St. Louis Cardinals top prospect Alex Reyes’ first couple months of the season may be up in smoke thanks to his 50-game suspension, but the accolades keep coming.
Minorleagueball.com is the latest to join the chorus. In a fan post that went live on Monday, a sabermetrics vigilanti did some serious mathematics jujitsu (sorry, I wasn’t great at math in high school) via his special “Fielding- and Ballpark-Independent Outcomes (FaBIO) statistical evaluation system.”
But all FaBIO does is pretty much confirm that the pitchers most of us know are really awesome ARE indeed really awesome. Those are X number of hours that dude will never get back.
Nevertheless, St. Louis Cardinals fans will be interested to know that Reyes was one of the 25 best
pitchers in minor league baseball last year, joining high-caliber prospects such as Lucas Giolito (Washington Nationals) and Blake Snell (Tampa Bay Rays), the latter of whom rated as the number-one pitcher according to FaBIO.
Here’s a snippet from that piece:
"Blake Snell held off Jose De Leon for the top spot thanks to a better and likely more sustainable batted ball profile. Andy Ferguson (99 Overall) is a righthanded upper 80s 4-seamer and changeup tosser who saw his K Rating spike upward in AA and AAA to 99 from 50 in 2014; a very high LD Avoid Rating helped cover up his repertoire-related vulnerability to the pulled OFFB. Alex Reyes clearly killed it at the K at a beyond 100 level given how low his CTL and Batted Ball Ratings were. Lucas Giolito (99 Overall) and Steven Matz (98 Overall) were 2 of just 9 MiLB pitchers who rated in the green on both K Rating and GB Rating out of the 914 who faced at least 300 batters."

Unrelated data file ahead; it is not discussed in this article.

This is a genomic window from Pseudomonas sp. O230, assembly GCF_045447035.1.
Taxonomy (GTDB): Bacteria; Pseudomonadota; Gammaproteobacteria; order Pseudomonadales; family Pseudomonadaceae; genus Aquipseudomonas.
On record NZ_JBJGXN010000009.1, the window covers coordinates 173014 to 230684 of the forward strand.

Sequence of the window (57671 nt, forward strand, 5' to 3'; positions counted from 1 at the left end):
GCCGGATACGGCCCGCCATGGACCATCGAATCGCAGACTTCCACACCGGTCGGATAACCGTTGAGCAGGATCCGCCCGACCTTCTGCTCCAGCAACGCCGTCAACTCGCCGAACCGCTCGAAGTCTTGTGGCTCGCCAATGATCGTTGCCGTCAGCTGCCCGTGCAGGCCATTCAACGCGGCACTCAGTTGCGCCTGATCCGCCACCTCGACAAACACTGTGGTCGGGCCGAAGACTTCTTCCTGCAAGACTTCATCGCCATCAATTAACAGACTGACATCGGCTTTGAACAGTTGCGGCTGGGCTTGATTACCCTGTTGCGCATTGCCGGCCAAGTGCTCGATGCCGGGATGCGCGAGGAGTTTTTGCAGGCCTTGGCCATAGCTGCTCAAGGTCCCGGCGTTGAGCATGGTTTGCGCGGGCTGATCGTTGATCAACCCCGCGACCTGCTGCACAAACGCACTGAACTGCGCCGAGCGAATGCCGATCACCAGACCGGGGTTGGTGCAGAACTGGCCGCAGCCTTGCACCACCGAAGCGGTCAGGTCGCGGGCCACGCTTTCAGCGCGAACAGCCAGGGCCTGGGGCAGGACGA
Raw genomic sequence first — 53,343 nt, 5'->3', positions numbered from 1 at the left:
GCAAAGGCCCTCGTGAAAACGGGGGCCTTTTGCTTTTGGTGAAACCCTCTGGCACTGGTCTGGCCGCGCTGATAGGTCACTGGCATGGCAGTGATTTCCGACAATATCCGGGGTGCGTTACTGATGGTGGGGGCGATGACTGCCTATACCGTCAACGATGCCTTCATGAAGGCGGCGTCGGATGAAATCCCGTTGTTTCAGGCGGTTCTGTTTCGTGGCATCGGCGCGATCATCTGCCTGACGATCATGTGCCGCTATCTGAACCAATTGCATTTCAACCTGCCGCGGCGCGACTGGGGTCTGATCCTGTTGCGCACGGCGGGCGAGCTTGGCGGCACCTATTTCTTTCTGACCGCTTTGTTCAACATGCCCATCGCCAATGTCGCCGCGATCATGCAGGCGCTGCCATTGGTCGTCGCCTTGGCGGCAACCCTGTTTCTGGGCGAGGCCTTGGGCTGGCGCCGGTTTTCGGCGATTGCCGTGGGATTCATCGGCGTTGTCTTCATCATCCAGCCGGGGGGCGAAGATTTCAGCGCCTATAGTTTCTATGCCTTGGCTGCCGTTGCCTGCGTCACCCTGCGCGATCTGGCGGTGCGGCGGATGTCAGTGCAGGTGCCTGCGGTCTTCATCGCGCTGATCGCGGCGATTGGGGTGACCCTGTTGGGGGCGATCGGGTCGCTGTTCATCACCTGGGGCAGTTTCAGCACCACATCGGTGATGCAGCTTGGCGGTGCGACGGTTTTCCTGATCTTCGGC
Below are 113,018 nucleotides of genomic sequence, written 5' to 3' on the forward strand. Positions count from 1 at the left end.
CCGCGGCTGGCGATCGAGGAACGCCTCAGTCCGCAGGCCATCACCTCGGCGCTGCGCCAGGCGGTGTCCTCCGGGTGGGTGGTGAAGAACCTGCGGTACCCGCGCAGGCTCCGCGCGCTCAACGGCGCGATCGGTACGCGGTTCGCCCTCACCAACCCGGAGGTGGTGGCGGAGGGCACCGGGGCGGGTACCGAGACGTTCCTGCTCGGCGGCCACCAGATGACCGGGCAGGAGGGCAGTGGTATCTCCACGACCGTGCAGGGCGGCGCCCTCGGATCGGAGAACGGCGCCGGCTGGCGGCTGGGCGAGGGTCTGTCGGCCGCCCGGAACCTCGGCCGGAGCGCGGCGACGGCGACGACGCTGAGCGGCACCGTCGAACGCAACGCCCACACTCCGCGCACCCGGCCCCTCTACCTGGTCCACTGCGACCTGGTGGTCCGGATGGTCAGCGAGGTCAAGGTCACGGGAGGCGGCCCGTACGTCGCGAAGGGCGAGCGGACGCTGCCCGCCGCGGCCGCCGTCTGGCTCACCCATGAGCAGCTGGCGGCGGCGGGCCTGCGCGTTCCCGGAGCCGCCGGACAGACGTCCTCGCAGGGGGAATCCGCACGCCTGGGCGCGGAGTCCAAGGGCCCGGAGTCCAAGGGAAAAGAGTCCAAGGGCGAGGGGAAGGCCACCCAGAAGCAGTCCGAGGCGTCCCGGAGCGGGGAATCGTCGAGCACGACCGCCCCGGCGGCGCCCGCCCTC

For the record, FaBIO also ranked St. Louis Cardinals righthander Tyler Lyons among the 25 best pitchers in the minors, for his work at triple-A Memphis. Which is nice.
The only other St. Louis Cardinals pitcher to break into FaBIO’s top 50 minor league pitchers from last year is lefthander Austin Gomber, who led the St. Louis Cardinals organization with 15 wins in his first full season in pro ball.
Gomber improved as the season went along, peaking in August. The 22-year-old southpaw held Midwest League hitters to two runs — one earned — on 14 hits and seven walks while striking out 32 over 25 2/3 innings in four starts for the month. Consider the 2014 4th-round pick out of Florida Atlantic on the fast track now.
Everyone has eyes on righthander Tim Cooney, who FaBIO put somewhere in the top 100. But if FaBIO is right, Gomber could make a quantum leap next year. Maybe even to the big leagues.